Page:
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Lenten Devotion - day 2

I hope considering forgiveness yesterday helped you to experience the Divine more clearly. Today I wanted to share something with you that has been on my heart recently: letting go. Letting go isn’t easy, but it is a necessary part of our spiritual journey.
In life, as we go along, we pick up a lot baggage. It begins when we are kids, figuring out how to live. Some grow self-conscious, some angry, some prideful, but in reality, we all pick up a little of all of this. Then we grow up and the world tells us a billion things that we can be or do, and soon we are full; full-scheduled, full of stuff, full of work, but never fulfilled. Certainly there are those who believe the rat race fills them, but you and I know better. We feel that deep longing that nothing in this world can fill.

That longing is for Reality of course, for what is really Real, and not this make-believe world that tells us if just have enough in the bank we will be okay. Saint Augustine once said something like, “Our hearts and restless until they find their rest in you O Lord.” Say what you will about the old saint, he was right about that.

And that is why you were looking for a daily devotion for Lent, because your heart is restless and is looking for God. So I offer this to you, let go. Let go of what doesn’t serve you in your search. Let go of the desire for stuff that doesn’t fulfill but fills up your time, energy, and space. Let go of your meetings, and television watching, and make space for growth and renewal.

I know you remember the story of the “Rich Young Ruler” as it is most often called. My favorite version is in Mark 10:17-27. The story goes that a wealthy man went up to Jesus and asked him what he could do to inherit eternal life. Jesus told him to follow the commandments. The fellow said he had done all of them since he was a youth. But even that didn’t fulfill him. He knew he was missing something.

So, Jesus told him (and Jesus loved him says Mark), “You’re only missing one last thing. Sell everything you have, give it to the poor, and follow me.” But the man couldn’t let go of his wealth. He turned and went away sad, and Jesus said that famous line, “How hard it is for the rich to enter the kingdom of God!… It is easier for a camel to go through the eye of a needle than it is for someone who is rich to enter the kingdom of God!”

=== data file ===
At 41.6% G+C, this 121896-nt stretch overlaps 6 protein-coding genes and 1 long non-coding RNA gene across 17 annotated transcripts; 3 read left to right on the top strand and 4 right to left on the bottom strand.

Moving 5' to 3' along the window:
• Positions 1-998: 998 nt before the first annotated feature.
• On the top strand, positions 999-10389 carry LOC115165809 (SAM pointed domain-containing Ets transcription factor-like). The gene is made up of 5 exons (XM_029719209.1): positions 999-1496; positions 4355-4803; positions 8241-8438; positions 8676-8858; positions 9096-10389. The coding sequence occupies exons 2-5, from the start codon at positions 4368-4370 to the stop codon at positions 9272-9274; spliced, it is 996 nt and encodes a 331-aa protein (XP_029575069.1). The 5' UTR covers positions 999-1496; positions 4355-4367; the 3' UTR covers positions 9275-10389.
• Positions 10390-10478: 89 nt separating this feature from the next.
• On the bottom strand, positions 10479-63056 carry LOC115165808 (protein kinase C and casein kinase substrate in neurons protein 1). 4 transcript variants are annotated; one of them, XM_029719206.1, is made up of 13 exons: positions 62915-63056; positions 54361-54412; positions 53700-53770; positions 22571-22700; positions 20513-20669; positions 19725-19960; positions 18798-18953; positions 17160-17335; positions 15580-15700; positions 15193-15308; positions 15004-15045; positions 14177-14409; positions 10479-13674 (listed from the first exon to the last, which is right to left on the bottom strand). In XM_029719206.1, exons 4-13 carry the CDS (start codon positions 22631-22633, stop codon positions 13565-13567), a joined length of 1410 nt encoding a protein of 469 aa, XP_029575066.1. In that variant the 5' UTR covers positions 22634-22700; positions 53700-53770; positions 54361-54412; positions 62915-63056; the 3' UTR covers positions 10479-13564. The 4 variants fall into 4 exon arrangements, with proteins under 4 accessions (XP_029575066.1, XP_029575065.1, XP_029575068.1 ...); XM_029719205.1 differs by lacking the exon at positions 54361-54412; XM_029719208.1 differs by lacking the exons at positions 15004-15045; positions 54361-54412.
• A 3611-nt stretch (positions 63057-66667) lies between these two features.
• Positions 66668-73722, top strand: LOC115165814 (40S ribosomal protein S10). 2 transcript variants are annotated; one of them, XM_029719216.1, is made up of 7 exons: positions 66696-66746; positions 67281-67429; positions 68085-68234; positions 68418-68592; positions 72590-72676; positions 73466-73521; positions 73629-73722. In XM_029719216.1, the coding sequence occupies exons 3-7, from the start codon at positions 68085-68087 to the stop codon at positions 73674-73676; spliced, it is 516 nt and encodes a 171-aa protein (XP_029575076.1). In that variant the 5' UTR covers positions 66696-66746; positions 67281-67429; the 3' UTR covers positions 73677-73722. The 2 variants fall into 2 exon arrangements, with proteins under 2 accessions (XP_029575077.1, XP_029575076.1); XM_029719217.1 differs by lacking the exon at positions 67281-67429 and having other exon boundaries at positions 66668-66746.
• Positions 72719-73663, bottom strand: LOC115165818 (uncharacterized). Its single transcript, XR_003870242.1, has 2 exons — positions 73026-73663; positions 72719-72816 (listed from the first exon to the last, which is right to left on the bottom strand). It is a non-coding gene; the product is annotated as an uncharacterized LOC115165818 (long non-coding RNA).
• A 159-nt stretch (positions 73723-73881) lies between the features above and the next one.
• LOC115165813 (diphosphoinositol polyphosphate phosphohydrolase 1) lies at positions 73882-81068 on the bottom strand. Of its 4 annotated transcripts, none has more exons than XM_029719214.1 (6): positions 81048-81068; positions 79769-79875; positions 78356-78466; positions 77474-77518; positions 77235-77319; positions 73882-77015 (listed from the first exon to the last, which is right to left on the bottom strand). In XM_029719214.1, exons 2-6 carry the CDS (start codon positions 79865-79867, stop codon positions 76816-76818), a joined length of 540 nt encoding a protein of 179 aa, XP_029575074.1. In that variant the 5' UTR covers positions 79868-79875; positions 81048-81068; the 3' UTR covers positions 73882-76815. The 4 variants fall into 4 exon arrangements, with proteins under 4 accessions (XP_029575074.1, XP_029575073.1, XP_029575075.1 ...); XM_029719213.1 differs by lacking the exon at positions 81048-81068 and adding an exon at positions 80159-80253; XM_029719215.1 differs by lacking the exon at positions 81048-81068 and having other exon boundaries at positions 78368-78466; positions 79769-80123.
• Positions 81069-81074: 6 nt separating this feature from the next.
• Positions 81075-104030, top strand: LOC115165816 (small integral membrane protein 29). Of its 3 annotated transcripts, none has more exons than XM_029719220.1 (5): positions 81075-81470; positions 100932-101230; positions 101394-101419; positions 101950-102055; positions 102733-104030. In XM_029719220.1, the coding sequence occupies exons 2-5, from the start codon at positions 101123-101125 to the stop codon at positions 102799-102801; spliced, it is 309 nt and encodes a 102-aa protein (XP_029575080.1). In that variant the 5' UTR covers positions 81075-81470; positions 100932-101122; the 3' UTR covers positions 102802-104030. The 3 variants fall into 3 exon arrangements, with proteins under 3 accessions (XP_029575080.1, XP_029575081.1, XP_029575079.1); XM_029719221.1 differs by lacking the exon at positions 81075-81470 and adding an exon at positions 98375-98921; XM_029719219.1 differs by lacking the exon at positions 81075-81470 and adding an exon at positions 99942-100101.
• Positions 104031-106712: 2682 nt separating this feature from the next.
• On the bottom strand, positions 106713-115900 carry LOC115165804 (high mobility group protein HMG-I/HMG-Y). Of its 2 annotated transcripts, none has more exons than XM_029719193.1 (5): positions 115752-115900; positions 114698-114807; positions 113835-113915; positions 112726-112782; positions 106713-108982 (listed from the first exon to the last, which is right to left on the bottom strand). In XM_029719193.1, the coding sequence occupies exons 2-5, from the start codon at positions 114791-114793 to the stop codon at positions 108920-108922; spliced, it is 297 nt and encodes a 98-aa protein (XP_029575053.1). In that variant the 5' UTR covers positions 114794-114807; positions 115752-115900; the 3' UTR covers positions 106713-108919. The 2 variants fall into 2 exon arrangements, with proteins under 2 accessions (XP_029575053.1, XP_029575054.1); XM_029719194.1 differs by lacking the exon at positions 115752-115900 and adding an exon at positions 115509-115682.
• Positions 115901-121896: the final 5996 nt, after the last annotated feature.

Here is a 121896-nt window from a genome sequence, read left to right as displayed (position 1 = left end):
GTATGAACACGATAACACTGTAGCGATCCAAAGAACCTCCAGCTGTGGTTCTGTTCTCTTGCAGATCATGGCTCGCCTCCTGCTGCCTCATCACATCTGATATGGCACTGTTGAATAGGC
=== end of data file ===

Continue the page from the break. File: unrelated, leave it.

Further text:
Questions of wealth aside (although I think that would make for an interesting conversation), what Jesus is getting at here is that it is impossible for someone to experience God when they have other gods they hold onto dearly.

Some hold onto gods of wealth, some rage, some lust, some self-righteousness, but most of us hold onto a little of them all. We have to let go of all of them. Maybe you wonder how that is possible at all. Well don’t forget what Jesus said at the end of that story, “For people this is impossible, but not with God; all things are possible with God.”

It’s a little ironic I know. God is the only one who can help us let go of what keeps us from God. Long ago I heard about a pastor who prayed with his hands open. For years he did this and one day a teenager in the congregation asked him why. He said, “I used to pray with clenched fists, demanding justice, demanding what is right, but then one day I opened my hands and God took from me all that I was holding onto that made me self-righteous and angry. Now I keep them open for God to take what I shouldn’t have, and to receive whatever God has to give me.”

We have to let go so we can receive. I am learning to do this too. It isn’t easy. However, if you’d like to try I recommend praying with open hands, so that God will take whatever it is that is holding you back and fill you with wonder and beauty that you cannot imagine. If you figure it out, share it with me please, we are on this journey together after all.

Until tomorrow my friend,